This week, we spent time chatting with Dr. Ashish Atreja, assistant professor and chief technology and engagement officer at Mt. Sinai Hospital, and Anuj Desai, vice president of market development at the NY eHealth Collaborative. Atreja and Desai are both mHealth enthusiasts working with New York Digital Health Accelerator, which sponsors and evaluates start-up ideas. They’ll also both be speaking at next week’s Washington-DC based mHealth Summit, December 7-11, 2014, joining a panel called “Vetting, Onboarding and Championing New Technologies.”
Anuj and Ashish spoke with us about the newest digital healthcare trends, the best apps on the market today and their specific roles in the mHealth arena.
Anuj Desai: We help find companies that are established and have credible products – perhaps in care coordination or patient engagement – that we can help them pilot or help them roll out.
Ashish Atreja: Many healthcare providers approach us with ideas for mobile apps. We foster face-to-face meetings to determine the need they’re trying to address and get at their idea for addressing that need. Then we try to look into the platforms we already have at Mt. Sinai to see if modification of those platforms would help meet their needs. If the product’s available, we help make that implementation happen for them.
Many times, they’re looking for platforms that aren’t available. In those instances, we give them guidance on obtaining funding, relevant timeframes, and educate them about our co-development partners.
Anuj: The innovations that are exciting are those that are aligned with the needs of payment reform. As healthcare providers move from fee-for-service to a managed-care model, we’re interested in solutions that help providers better manage their workflow around those models.
An example would be a predictive analytics company that’s able to work with large sets of data that identifies high-risk patients. We’re also interested in care-coordination companies that enable healthcare providers to better communicate across different systems and within the community.
Ashish: mHealth is becoming a mature market. mHealth today is where EHRs were about ten years ago. While some consolidation has taken place, it has not gone to the level of the EHR market where much more consolidation has taken place.
What’s lacking is evidence that proves the value of mHealth. Not just in terms of return on investment, but in terms of improving patient outcomes. A lot of our effort is not just innovating on the mHealth front, but also every technology that we try to build with partners or bring in to evaluate – either in terms of trials or studies – to show that these solutions really can make a difference. Even though there’s been good development on the innovation side, there needs to be more work on the engagement side.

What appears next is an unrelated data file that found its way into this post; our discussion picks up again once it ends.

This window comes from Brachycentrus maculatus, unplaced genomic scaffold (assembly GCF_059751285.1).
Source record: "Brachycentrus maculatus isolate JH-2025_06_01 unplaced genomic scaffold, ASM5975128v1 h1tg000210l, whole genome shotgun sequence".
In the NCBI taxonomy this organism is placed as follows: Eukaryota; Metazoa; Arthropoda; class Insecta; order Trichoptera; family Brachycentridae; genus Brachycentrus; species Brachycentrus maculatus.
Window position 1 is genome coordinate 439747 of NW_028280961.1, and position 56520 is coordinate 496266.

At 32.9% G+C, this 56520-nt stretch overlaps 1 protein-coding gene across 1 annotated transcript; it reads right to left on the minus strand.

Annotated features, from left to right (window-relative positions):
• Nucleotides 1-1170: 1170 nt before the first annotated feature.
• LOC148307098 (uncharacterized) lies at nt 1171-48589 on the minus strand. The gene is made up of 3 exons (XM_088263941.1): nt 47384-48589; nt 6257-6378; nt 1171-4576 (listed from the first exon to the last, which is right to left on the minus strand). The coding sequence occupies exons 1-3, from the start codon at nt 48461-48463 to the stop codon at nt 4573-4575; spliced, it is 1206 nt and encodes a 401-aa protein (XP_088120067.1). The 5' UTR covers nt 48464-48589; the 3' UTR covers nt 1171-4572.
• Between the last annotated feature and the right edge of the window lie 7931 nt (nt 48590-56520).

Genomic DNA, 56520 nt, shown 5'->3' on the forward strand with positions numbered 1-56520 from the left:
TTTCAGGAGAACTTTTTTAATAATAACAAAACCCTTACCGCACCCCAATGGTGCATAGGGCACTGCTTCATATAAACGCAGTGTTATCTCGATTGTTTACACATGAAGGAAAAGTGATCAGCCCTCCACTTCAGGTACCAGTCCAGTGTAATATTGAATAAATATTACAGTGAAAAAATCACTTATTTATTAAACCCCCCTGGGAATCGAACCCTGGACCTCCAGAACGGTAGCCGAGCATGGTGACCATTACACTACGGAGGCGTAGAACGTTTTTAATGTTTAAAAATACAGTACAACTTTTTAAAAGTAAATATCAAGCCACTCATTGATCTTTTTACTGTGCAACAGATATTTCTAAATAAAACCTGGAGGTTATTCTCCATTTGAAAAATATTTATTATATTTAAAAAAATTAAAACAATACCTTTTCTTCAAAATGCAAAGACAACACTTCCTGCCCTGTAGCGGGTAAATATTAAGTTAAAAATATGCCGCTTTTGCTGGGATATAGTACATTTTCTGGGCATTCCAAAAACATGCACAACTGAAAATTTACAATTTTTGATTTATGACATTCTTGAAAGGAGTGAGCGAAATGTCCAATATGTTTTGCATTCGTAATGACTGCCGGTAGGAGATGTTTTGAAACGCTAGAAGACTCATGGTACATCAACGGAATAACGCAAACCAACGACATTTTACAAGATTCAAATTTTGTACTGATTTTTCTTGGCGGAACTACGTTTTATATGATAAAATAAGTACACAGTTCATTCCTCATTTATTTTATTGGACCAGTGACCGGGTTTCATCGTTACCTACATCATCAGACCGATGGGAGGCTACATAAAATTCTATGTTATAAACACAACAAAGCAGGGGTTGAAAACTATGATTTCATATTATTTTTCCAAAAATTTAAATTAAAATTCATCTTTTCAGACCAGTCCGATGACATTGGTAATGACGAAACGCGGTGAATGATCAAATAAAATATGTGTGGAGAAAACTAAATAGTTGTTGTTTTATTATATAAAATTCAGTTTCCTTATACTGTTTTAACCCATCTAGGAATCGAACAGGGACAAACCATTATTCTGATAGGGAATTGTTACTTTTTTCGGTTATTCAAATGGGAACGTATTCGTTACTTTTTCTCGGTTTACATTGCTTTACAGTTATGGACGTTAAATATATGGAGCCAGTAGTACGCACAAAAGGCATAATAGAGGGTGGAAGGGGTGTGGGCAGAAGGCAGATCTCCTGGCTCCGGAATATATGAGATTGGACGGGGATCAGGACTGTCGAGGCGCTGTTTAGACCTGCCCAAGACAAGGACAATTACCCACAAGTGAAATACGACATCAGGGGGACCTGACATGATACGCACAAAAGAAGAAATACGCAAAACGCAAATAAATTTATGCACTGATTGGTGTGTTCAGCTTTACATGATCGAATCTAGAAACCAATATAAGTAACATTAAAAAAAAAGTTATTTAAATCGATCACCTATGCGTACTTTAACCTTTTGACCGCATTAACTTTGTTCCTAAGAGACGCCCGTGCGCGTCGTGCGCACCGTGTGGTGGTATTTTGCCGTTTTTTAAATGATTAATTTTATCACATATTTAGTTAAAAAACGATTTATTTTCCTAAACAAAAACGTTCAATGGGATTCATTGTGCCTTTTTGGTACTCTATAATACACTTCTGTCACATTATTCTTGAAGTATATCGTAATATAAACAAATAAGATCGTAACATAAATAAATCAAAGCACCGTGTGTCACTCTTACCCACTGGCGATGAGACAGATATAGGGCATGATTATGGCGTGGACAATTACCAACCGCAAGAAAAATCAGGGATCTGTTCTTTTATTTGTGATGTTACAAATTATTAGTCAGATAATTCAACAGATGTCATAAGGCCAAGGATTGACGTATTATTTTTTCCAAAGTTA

Anuj: I agree. Mobile is embedded into patients’ lives wherever they go. We’re starting to see a shift from a separate health record, for example; now the EHR is integrated with a mobile platform. Now it’s essential that a care-coordination platform is integrated with a mobile platform that clinicians can use. There’s definitely a recognition that mobile is a channel to get to the consumer and to get to the provider.
On the trend side, we’re starting to see a number of innovations around app stores and different mobile apps that our companies are trying to push. But it’s still questionable how sustainable adoption is. For example, as a consumer, I have 150 apps on my cell phone, and some of them are healthcare related. To create something I go back to on a day-to-day basis, to create that behavior, that’s something we’re starting to see now.
Anuj: One app we love is a weight-loss app called Noom. It’s the number one app downloaded in the Google and Apple stores. What’s great about it is that you use it to log and keep track of your diet. After two years, 48 percent of consumers are still using it – and they lose an average of 10 pounds. Noom has pivoted from a consumer-driven model to a provider-based model. Now they’re focusing on having care coordinators who work with large groups of patients to help them manage their diabetes better and also help them lose weight.
What I really like about Noom is they’re focused on the patient experience. They’ve built a really strong user base on the consumer side. They’re taking the successes of how consumers engage with coaches, and they’re helping them make healthy lifestyle decisions. That motivation and coaching and user experience is helping to make users successful, and it’s going to help them translate success as they pivot over to provider organizations in helping with diabetes.
Ashish: I’d peg WellDoc’s DiabetesManager, which provides a system for patients and healthcare providers to coordinate diabetes management. They’ve chosen a very different path from Noom. They went into a clinical trial for diabetes to prove its value, and then they got FDA approval. It’s pretty unique for medical apps to do that. A doctor may not be available 24/7, but a peer mentor may be there. It’s like if you work with a coach in the gym; you may have more success than if you worked out solo in the gym. That stream of thinking is evolving, and you’re going to see more of that in different apps.
To hear more from Ashish and Anuj, register for the 2014 mHealth Summit, which meets from December 7-11, 2014, in Washington D.C.
Aine (“ONya”) Cryts is an on-staff contributing writer for MedTech Boston. She's a political scientist by education, a writer and marketer by trade. She has written for various healthcare technology publications and also served as marketing director at several healthcare software companies in the Boston area. Cryts is an avid volunteer, pet lover and long-distance runner. Story ideas are always welcome.
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